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Prima America bio-fuels pilot project expansion project underway


November 20, 2012
GROVETON — Work on the Prima America project on Route 3 North is underway, with an anticipated commissioning date of June 2013, reported its president Michel Bisson of St.-Georges, Canada, in an e-mail exchange.

Stark resident Tom Bushey of Nordic Construction Services of Berlin is the project manager.

Most of the work on the Groveton site is designed to increase the height of a portion of the existing building to 80 feet. Work has already been done by Nordic Construction to solidify the soil, install cement piers, and uniformly level the floor, Bisson explained.

Nordic's next step in the coming weeks will be to erect the steel structure that will use approximately 260 tons of steel.

More equipment will arrive in Jan. 2013. "There is a lot of work that will be done during the winter," Bisson explained. A 93.5-inch stack is part of the design, according to the Planning Board approved site plan drawn up by Horizons Engineering of Littleton.

"Once construction of the pilot plant ends, then the real work will begin as we will have several up-to-date advanced technologies that are breakthroughs in the solid-to-liquid fuel conversion at low temperature," Bisson said. "Many technologies will be tested and implemented, and then — once we will have all the engineering data — we will be able to decide in what direction we will decide to design a scaled-up plant that will have to be built.

"This pilot plant is a very first step to help us to evaluate technologies, the local workforce, and regional engineering capabilities as well as to see the availability of raw materials," he continued. "We need to adapt to a very movable reality in terms of raw material availability in the region. Our philosophy is that we don't want to use good wood logs to produce fuel but rather waste biomass, sawdust, waste pallets, and so forth.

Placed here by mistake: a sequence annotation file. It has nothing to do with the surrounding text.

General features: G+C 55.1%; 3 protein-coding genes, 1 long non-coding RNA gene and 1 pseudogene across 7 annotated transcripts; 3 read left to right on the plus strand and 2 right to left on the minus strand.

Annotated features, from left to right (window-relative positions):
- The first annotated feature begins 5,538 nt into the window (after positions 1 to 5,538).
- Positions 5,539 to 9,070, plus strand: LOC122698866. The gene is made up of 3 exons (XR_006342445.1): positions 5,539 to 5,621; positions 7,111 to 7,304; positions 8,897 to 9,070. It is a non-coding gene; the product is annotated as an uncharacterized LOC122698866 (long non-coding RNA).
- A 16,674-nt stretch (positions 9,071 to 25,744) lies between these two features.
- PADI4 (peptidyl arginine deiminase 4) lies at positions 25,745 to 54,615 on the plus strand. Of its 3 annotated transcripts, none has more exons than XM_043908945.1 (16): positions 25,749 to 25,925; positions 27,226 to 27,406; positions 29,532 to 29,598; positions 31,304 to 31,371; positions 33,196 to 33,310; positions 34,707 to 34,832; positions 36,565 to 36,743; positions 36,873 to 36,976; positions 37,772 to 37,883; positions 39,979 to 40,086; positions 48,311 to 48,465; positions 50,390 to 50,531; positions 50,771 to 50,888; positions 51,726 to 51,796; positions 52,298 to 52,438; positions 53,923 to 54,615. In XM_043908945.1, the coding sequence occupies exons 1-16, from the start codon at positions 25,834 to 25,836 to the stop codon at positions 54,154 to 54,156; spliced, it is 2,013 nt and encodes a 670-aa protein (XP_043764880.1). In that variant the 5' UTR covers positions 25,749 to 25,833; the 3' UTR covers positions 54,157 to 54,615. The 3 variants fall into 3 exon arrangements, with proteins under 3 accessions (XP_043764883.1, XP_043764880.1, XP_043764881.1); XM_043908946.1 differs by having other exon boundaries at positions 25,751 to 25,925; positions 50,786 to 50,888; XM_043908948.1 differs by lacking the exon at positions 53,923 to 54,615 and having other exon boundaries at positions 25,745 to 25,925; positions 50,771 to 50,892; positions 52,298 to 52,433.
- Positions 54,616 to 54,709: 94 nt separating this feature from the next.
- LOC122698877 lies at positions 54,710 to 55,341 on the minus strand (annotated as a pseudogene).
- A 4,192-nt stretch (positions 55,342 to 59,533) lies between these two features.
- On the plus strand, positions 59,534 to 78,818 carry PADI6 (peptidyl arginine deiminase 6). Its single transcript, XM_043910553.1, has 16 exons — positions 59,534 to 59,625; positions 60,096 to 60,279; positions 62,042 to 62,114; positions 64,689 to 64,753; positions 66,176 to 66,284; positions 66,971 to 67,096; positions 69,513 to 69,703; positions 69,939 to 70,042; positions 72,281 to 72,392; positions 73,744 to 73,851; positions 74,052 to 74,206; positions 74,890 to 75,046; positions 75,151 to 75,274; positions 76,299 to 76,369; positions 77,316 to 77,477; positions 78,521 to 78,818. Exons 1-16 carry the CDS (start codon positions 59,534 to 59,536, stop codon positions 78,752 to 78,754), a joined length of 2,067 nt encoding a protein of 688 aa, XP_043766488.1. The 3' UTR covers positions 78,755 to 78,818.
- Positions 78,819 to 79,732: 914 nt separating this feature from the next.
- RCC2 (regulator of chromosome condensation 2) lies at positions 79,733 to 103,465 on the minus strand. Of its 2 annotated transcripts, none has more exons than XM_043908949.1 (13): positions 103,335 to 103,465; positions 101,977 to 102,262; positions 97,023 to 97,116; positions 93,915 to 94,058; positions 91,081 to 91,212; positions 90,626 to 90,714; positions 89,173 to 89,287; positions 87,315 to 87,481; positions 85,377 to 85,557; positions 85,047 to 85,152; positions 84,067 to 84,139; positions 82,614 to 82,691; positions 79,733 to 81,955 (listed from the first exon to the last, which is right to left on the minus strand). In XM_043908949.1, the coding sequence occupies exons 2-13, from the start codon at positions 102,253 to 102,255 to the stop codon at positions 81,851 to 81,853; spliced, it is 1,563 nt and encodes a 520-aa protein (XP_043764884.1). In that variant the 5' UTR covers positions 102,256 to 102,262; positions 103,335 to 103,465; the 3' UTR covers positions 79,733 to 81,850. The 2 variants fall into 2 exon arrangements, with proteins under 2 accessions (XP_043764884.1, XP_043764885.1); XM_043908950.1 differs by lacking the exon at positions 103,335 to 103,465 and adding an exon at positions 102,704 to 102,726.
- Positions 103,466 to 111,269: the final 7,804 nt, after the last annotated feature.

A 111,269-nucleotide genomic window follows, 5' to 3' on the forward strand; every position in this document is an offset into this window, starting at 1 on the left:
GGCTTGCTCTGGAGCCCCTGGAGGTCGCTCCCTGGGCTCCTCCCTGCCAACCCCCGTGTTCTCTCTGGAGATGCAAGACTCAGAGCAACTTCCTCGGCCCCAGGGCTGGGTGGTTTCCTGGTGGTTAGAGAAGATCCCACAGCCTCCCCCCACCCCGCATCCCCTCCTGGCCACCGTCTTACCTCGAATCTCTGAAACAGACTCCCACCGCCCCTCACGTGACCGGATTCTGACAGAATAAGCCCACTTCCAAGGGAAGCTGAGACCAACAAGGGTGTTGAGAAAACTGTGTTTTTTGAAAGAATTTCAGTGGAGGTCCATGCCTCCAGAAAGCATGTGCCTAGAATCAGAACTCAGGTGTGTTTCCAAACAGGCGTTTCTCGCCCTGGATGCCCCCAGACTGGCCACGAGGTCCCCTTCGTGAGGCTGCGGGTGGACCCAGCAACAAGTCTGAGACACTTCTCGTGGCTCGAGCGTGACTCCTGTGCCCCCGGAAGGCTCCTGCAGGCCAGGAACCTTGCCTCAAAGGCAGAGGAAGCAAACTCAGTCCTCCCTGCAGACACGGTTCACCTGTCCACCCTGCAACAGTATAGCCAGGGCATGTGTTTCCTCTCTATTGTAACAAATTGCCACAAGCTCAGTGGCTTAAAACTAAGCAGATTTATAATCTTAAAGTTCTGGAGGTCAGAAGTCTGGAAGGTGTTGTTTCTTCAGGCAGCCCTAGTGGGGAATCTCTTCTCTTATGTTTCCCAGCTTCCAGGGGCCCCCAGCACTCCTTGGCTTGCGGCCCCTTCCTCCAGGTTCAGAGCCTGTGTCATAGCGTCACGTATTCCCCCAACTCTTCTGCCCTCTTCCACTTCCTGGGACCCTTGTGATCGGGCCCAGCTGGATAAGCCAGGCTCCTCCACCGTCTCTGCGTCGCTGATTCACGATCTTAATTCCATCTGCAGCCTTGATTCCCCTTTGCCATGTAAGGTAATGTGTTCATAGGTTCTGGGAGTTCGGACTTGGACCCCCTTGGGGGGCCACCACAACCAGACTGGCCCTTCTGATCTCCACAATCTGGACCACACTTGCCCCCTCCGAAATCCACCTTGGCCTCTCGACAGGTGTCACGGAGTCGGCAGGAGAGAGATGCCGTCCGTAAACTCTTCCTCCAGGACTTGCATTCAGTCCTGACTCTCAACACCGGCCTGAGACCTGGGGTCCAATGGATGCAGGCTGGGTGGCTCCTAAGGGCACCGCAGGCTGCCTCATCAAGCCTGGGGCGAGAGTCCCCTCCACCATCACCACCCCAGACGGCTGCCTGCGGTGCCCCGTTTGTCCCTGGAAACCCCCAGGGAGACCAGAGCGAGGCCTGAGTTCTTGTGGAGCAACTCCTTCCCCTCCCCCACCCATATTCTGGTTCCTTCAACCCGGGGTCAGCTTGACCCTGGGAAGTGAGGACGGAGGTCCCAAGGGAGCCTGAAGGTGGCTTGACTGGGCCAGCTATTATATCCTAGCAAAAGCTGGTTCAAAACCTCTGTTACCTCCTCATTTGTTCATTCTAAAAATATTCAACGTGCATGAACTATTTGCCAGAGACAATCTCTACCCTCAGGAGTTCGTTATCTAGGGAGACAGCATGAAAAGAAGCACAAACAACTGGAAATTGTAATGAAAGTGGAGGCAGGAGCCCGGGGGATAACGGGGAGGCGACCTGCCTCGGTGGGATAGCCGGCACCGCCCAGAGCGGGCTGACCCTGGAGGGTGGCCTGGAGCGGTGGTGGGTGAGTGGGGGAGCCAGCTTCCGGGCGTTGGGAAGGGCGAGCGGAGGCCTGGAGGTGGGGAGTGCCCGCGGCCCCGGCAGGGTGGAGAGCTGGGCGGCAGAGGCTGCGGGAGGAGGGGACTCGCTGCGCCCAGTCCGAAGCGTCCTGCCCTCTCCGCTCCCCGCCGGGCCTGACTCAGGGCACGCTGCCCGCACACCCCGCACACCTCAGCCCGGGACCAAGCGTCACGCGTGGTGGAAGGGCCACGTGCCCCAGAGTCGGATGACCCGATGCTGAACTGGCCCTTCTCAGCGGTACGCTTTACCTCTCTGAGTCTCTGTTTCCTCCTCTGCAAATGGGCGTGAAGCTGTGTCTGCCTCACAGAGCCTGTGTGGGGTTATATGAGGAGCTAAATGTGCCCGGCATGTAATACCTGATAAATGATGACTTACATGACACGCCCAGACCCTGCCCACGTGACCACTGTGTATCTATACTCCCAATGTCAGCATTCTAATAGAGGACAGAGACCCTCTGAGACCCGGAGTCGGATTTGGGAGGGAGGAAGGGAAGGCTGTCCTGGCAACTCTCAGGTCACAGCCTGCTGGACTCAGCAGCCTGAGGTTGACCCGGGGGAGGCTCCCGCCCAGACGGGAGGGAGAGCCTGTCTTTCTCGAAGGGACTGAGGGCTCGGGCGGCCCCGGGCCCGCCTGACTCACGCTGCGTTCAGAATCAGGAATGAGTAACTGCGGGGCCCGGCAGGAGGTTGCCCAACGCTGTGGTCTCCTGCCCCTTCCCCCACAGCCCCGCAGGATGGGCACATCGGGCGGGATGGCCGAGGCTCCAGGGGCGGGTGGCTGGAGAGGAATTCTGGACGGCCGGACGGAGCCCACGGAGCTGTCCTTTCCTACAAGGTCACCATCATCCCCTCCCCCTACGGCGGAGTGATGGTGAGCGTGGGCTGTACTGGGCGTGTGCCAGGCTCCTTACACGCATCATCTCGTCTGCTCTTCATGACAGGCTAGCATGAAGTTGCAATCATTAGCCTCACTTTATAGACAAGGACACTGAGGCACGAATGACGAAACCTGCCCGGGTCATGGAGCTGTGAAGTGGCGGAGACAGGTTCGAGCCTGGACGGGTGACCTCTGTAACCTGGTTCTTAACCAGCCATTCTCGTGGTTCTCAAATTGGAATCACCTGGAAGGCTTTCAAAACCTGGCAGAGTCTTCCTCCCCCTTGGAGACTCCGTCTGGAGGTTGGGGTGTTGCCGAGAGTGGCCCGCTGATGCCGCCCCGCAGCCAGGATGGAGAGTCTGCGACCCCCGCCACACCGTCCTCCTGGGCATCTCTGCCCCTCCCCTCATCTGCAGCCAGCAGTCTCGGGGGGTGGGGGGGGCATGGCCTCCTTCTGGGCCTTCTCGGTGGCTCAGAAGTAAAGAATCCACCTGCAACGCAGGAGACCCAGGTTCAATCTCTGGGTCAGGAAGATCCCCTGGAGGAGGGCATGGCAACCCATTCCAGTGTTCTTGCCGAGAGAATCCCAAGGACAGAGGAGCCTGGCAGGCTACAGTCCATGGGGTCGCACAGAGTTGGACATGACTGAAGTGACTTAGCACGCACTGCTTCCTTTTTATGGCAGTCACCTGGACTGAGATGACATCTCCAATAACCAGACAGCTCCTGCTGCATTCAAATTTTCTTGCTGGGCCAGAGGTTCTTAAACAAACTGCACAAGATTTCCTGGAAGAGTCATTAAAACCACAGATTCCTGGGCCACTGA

"At the beginning we need about 20,000 tons of dry material at 10 percent humidity, Bisson said. "Several regional suppliers have offered us the needed quantity of wood, so for the pilot plant it is okay. But we still need to find important quantity if one day we hope to built a 100-million-gallon plant.

"In the future if the state government grants us permission we could even use all organic and carbon content city waste," Bisson said, noting that about 60 percent of the waste-stream now ends up in landfills or is burned up. "We could turn these materials into commercial diesel instead.

"One day that will be an important decision for the people of New Hampshire to make," Bisson explained. "Citizens will need to think about and decide whether to turn waste into black gold and really to turn the vision of energy independence into a reality at a fraction of the cost of what today's fuel cost.

"That will be an important debate," he explained. "I totally trust people's judgment.

You know we hear a lot about the environment, bio-fuels, and the like, but it is time to stop dreaming about it or talking about it and we must just do it.

"When I was studying at a university in Canada, a professor in my entrepreneurship class taught us that one of the most common definitions of what an entrepreneur is in the USA is that 'an entrepreneur is a dreamer who does.'"

"So it is time America let entrepreneurs create jobs, which is probably why God created so much entrepreneurship in America," Bisson said, pointing out he believes that a country always needs to reinvent itself. "A country must follow the path of its evolution to continue the quest of freedom and independence," he said, noting although that ideal is never attained, it must be strived for.

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